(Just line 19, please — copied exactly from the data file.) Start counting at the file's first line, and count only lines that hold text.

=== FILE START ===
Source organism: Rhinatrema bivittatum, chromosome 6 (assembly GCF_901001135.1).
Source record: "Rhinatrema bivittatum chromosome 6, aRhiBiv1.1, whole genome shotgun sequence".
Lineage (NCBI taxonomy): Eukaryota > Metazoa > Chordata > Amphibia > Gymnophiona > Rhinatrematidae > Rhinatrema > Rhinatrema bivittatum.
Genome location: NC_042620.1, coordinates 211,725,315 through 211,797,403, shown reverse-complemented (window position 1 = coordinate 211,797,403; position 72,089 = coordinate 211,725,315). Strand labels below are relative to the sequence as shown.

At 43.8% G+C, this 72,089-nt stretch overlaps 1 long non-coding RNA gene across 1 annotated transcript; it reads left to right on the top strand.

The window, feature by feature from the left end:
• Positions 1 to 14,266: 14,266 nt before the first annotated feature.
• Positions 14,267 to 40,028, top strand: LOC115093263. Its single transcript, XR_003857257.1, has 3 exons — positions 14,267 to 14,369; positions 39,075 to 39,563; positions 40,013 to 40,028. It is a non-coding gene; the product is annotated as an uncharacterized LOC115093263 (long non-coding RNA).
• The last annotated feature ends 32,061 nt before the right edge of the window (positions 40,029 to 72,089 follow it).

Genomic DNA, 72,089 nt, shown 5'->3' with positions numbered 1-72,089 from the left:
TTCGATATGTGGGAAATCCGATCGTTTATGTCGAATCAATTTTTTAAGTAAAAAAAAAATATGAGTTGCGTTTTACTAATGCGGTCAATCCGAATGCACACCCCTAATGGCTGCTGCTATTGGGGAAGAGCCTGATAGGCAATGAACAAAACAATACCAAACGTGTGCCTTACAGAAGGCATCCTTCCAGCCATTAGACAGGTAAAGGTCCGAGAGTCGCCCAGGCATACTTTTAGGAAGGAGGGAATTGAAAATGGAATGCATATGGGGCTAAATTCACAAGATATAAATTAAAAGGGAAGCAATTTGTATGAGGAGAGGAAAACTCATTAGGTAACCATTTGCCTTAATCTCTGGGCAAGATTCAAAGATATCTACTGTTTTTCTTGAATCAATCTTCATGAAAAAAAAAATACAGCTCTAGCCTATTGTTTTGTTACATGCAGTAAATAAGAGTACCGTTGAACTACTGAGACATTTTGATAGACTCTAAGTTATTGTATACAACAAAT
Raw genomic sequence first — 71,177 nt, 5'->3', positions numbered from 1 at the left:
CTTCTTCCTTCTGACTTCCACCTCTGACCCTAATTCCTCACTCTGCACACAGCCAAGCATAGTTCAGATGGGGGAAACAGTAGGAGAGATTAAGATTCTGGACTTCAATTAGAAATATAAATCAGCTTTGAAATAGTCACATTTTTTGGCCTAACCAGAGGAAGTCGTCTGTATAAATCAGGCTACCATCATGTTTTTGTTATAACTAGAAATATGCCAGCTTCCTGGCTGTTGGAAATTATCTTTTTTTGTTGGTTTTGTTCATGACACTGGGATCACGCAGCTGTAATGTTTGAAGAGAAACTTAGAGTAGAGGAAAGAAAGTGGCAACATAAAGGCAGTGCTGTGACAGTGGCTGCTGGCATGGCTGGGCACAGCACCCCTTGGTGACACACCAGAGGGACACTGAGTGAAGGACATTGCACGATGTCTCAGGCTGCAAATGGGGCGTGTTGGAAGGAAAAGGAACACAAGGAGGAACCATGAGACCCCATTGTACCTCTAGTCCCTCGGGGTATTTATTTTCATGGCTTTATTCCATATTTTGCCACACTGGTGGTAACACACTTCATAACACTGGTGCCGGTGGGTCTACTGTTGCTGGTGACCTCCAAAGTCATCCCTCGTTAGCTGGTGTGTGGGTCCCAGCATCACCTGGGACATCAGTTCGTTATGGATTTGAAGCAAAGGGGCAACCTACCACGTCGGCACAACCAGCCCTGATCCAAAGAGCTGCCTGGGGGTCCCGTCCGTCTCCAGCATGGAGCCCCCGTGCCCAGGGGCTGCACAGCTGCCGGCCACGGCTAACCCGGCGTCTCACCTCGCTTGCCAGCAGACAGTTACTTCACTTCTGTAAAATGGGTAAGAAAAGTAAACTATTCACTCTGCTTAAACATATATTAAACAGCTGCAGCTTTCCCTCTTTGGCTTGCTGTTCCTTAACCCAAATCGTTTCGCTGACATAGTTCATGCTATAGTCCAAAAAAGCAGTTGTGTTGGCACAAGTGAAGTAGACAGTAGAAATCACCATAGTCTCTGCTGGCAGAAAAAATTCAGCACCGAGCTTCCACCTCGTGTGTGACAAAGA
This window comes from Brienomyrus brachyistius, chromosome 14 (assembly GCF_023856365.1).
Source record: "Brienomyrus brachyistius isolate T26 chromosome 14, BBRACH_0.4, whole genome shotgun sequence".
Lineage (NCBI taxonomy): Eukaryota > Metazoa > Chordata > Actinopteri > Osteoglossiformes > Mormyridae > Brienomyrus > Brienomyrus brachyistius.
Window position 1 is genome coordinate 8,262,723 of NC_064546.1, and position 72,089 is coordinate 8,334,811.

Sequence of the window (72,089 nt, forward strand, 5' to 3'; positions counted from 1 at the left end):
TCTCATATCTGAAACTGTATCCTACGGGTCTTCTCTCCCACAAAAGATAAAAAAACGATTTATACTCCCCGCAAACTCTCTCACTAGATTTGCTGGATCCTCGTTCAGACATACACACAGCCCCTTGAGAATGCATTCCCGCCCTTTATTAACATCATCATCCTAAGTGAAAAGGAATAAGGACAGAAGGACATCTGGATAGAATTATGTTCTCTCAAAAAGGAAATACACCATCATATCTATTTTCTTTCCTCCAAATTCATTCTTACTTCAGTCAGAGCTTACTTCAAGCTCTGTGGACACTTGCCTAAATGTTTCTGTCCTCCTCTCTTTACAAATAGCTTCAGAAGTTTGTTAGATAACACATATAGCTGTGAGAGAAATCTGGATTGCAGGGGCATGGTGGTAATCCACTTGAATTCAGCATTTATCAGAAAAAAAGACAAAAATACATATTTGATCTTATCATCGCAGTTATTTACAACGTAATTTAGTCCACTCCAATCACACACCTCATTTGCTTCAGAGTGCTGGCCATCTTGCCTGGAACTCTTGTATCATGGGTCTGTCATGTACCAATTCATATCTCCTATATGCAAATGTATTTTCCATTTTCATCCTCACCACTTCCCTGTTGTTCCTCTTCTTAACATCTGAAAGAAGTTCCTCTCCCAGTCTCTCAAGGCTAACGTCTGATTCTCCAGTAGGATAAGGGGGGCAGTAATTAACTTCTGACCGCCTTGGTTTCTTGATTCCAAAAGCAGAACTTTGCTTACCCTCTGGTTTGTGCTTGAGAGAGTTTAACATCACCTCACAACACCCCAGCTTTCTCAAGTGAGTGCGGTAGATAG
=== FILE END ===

TCTCATATCTGAAACTGTATCCTACGGGTCTTCTCTCCCACAAAAGATAAAAAAACGATTTATACTCCCCGCAAACTCTCTCACTAGATTTGCTGGATCCTCGTTCAGACATACACACAGCCCCTTGAGAATGCATTCCCGCCCTTTATTAACATCATCATCCTAAGTGAAAAGGAATAAGGACAGAAGGACATCTGGATAGAATTATGTTCTCTCAAAAAGGAAATACACCATCATATCTATTTTCTTTCCTCCAAATTCATTCTTACTTCAGTCAGAGCTTACTTCAAGCTCTGTGGACACTTGCCTAAATGTTTCTGTCCTCCTCTCTTTACAAATAGCTTCAGAAGTTTGTTAGATAACACATATAGCTGTGAGAGAAATCTGGATTGCAGGGGCATGGTGGTAATCCACTTGAATTCAGCATTTATCAGAAAAAAAGACAAAAATACATATTTGATCTTATCATCGCAGTTATTTACAACGTAATTTAGTCCACTCCAATCACACACCTCATTTGCTTCAGAGTGCTGGCCATCTTGCCTGGAACTCTTGTATCATGGGTCTGTCATGTACCAATTCATATCTCCTATATGCAAATGTATTTTCCATTTTCATCCTCACCACTTCCCTGTTGTTCCTCTTCTTAACATCTGAAAGAAGTTCCTCTCCCAGTCTCTCAAGGCTAACGTCTGATTCTCCAGTAGGATAAGGGGGGCAGTAATTAACTTCTGACCGCCTTGGTTTCTTGATTCCAAAAGCAGAACTTTGCTTACCCTCTGGTTTGTGCTTGAGAGAGTTTAACATCACCTCACAACACCCCAGCTTTCTCAAGTGAGTGCGGTAGATAG